People with type 1 diabetes who use an insulin pump are 50 per cent less likely to die from cardiovascular disease, a new study suggests.
Swedish researchers from the Sahlgrenska Academy at the University of Gothenburg monitored over 18,000 Swedes on the National Diabetes Register between 2005 and 2012.
All of the patients had type 1 diabetes, with 2,441 of the subjects using insulin pump therapy. The other patients were treated with multiple daily injections.
Insulin pump users were found to have a significantly lower risk of death from cardiovascular disease, which lead researcher Dr. Isabelle Steineck suggested may be because insulin pump therapy involves extensive patient education and blood glucose monitoring.
“There is a rationale for insulin pump treatment resulting in more stable blood glucose concentrations than multiple daily injections,” said Steineck.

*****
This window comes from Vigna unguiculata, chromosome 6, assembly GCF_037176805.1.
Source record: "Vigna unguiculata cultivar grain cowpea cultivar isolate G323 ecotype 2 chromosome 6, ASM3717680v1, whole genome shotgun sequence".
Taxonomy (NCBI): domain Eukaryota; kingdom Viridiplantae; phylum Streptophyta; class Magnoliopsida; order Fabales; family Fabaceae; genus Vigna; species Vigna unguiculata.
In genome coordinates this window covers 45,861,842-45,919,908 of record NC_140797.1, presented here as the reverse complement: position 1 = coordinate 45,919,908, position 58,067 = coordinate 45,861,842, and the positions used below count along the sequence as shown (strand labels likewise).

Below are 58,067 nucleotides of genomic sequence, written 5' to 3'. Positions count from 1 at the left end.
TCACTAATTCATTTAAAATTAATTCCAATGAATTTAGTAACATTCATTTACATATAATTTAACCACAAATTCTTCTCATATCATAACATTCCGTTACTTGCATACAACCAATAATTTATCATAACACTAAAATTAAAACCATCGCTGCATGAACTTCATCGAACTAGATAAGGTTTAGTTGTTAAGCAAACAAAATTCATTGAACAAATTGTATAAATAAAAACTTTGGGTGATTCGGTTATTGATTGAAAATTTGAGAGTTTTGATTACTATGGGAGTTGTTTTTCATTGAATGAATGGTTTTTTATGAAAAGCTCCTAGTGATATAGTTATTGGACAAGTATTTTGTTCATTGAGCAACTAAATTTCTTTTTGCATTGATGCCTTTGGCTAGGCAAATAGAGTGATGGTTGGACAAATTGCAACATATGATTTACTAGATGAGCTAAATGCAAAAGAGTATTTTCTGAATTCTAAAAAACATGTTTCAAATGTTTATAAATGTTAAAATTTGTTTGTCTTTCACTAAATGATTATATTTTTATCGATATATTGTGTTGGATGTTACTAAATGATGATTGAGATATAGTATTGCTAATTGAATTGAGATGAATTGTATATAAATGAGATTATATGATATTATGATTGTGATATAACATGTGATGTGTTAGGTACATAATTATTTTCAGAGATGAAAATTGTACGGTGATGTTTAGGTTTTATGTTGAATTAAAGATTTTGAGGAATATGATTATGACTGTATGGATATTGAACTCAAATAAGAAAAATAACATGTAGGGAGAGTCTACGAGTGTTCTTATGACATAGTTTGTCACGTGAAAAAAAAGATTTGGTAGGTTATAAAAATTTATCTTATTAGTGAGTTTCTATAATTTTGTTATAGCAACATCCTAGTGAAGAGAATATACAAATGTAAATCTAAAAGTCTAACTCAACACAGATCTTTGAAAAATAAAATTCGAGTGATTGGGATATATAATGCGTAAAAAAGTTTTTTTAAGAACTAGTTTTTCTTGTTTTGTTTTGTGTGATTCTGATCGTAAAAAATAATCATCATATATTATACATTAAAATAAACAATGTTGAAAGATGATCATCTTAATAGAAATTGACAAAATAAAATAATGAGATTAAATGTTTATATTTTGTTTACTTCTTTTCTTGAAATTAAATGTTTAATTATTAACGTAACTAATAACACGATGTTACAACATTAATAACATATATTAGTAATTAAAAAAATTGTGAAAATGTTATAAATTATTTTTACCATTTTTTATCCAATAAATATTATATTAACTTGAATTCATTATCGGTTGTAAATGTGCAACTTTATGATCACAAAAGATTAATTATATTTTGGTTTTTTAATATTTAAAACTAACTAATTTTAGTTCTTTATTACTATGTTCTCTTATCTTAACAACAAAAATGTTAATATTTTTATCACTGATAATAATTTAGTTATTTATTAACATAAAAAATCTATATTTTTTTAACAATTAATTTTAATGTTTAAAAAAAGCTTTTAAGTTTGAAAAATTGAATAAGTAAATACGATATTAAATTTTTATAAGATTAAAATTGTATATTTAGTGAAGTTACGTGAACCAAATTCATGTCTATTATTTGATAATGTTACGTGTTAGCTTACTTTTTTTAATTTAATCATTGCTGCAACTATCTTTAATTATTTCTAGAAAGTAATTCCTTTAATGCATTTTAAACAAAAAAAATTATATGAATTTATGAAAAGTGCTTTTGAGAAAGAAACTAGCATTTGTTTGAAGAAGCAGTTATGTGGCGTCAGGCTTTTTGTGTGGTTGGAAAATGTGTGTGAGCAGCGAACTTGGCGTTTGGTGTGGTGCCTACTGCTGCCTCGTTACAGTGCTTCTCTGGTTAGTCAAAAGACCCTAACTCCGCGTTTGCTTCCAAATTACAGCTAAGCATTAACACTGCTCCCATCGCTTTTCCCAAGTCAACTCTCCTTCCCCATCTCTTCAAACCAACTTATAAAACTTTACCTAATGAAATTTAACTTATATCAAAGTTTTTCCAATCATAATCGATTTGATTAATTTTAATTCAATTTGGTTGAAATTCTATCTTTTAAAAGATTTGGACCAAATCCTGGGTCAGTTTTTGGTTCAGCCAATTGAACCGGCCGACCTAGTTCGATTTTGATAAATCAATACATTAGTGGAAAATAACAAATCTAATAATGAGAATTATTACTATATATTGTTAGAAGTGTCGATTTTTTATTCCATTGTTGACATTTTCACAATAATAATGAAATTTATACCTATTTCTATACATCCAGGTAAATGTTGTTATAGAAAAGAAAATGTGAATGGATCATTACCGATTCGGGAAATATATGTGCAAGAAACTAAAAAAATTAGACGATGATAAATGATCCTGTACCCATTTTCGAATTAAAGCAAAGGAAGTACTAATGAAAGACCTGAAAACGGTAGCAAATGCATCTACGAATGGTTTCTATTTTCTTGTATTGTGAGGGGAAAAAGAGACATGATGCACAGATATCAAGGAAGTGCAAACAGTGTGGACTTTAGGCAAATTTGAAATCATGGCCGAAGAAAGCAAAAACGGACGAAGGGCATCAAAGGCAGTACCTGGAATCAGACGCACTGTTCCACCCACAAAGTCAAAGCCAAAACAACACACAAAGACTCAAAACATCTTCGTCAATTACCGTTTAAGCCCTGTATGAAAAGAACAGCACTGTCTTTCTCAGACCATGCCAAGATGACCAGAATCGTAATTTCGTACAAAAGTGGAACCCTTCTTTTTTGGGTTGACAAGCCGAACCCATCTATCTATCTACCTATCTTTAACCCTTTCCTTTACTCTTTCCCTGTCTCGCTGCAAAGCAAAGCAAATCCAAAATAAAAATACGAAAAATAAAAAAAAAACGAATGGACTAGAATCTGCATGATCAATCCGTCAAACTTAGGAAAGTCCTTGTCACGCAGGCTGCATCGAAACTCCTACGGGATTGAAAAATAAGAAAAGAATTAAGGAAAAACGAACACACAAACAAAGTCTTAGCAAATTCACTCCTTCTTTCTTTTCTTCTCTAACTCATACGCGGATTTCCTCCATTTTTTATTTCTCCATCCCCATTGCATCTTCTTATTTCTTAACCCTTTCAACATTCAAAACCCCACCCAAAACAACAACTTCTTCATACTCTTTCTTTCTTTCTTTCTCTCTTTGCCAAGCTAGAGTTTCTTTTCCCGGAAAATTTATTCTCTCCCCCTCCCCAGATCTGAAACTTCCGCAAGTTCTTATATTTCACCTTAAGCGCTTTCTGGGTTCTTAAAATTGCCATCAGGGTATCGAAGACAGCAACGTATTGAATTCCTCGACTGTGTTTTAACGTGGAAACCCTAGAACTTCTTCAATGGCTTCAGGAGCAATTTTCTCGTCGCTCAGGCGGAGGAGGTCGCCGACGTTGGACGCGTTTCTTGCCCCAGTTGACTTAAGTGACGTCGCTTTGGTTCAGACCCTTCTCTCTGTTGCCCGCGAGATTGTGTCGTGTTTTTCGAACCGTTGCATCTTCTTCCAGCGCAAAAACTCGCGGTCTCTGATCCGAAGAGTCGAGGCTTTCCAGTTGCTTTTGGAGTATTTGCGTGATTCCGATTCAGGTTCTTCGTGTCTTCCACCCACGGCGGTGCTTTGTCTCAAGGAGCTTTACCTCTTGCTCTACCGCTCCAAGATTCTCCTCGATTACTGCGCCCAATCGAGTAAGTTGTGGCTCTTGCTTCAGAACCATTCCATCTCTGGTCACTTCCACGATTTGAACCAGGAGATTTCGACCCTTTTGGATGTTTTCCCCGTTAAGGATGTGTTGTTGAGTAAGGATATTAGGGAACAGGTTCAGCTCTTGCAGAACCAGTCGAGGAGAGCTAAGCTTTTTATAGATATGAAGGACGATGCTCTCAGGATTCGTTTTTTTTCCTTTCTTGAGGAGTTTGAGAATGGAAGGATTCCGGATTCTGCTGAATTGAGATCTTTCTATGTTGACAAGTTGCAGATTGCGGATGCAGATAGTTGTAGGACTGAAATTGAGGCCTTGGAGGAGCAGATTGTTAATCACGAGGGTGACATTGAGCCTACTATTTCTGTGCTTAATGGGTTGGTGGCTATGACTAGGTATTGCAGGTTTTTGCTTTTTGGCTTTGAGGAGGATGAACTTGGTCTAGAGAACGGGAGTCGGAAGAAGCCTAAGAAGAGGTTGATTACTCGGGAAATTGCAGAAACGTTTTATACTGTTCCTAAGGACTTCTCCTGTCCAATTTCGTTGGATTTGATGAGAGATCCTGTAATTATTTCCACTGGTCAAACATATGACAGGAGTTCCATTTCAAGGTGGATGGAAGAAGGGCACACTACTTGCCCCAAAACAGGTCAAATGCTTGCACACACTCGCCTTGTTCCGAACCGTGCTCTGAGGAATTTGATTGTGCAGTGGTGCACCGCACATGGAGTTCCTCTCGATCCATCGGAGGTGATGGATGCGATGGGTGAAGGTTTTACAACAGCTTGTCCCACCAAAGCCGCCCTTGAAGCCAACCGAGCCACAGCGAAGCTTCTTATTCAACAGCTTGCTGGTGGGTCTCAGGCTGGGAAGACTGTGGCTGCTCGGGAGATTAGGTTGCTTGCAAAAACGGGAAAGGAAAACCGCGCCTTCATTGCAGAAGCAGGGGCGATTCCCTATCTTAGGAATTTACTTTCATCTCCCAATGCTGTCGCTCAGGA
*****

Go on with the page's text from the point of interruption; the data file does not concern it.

“We evaluated the patients who used insulin pump therapy and do not know if the observed effect is attributable to continuous infusion of insulin or that some of the effect is attributable to intensified glucose monitoring, increased motivation to control blood glucose, or a better knowledge about having diabetes type 1.”
The researchers still need to identify why there are reported benefits of insulin pump therapy, and the findings should not be cause for concern among type 1 patients on multiple daily injections.
Maintaining good control of blood glucose levels is a priority for all patients with diabetes, and Soffia Gudbjörnsdottir, Director of the Swedish National Diabetes Register, added: “This is good news for anyone with type 1 diabetes. But not everybody wants to use a pump, and the biggest priority is still to optimize blood glucose monitoring.”
The results of this study were published in The BMJ.

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